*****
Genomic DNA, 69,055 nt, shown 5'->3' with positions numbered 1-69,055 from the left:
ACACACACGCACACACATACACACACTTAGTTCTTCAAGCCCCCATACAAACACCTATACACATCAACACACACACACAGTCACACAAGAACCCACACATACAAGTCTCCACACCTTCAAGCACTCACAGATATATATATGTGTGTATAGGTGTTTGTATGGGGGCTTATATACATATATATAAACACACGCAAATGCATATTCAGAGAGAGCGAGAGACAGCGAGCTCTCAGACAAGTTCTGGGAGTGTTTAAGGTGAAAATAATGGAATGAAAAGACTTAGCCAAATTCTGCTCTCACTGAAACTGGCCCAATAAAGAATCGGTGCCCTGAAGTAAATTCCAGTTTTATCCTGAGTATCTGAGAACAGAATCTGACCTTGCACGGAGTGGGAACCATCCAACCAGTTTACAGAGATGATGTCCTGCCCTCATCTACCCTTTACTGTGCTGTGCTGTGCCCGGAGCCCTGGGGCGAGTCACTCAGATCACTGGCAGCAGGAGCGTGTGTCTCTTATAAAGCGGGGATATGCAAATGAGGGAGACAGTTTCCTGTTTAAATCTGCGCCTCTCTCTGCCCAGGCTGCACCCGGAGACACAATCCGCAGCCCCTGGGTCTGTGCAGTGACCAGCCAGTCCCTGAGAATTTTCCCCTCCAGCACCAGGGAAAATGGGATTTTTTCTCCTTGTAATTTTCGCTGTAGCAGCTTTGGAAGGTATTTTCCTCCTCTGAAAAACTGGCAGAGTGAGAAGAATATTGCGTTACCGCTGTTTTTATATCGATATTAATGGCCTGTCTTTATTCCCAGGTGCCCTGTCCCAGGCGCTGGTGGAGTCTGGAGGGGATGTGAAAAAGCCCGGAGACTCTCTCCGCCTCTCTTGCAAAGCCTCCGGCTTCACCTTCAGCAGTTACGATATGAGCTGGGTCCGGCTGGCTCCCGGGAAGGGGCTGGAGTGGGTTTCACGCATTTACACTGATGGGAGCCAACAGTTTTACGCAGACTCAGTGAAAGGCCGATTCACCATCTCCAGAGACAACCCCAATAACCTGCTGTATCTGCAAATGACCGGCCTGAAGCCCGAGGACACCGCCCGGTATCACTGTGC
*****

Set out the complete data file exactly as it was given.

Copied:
Genomic DNA, 69,055 nt, shown 5'->3' with positions numbered 1-69,055 from the left:
ACACACACGCACACACATACACACACTTAGTTCTTCAAGCCCCCATACAAACACCTATACACATCAACACACACACACAGTCACACAAGAACCCACACATACAAGTCTCCACACCTTCAAGCACTCACAGATATATATATGTGTGTATAGGTGTTTGTATGGGGGCTTATATACATATATATAAACACACGCAAATGCATATTCAGAGAGAGCGAGAGACAGCGAGCTCTCAGACAAGTTCTGGGAGTGTTTAAGGTGAAAATAATGGAATGAAAAGACTTAGCCAAATTCTGCTCTCACTGAAACTGGCCCAATAAAGAATCGGTGCCCTGAAGTAAATTCCAGTTTTATCCTGAGTATCTGAGAACAGAATCTGACCTTGCACGGAGTGGGAACCATCCAACCAGTTTACAGAGATGATGTCCTGCCCTCATCTACCCTTTACTGTGCTGTGCTGTGCCCGGAGCCCTGGGGCGAGTCACTCAGATCACTGGCAGCAGGAGCGTGTGTCTCTTATAAAGCGGGGATATGCAAATGAGGGAGACAGTTTCCTGTTTAAATCTGCGCCTCTCTCTGCCCAGGCTGCACCCGGAGACACAATCCGCAGCCCCTGGGTCTGTGCAGTGACCAGCCAGTCCCTGAGAATTTTCCCCTCCAGCACCAGGGAAAATGGGATTTTTTCTCCTTGTAATTTTCGCTGTAGCAGCTTTGGAAGGTATTTTCCTCCTCTGAAAAACTGGCAGAGTGAGAAGAATATTGCGTTACCGCTGTTTTTATATCGATATTAATGGCCTGTCTTTATTCCCAGGTGCCCTGTCCCAGGCGCTGGTGGAGTCTGGAGGGGATGTGAAAAAGCCCGGAGACTCTCTCCGCCTCTCTTGCAAAGCCTCCGGCTTCACCTTCAGCAGTTACGATATGAGCTGGGTCCGGCTGGCTCCCGGGAAGGGGCTGGAGTGGGTTTCACGCATTTACACTGATGGGAGCCAACAGTTTTACGCAGACTCAGTGAAAGGCCGATTCACCATCTCCAGAGACAACCCCAATAACCTGCTGTATCTGCAAATGACCGGCCTGAAGCCCGAGGACACCGCCCGGTATCACTGTGC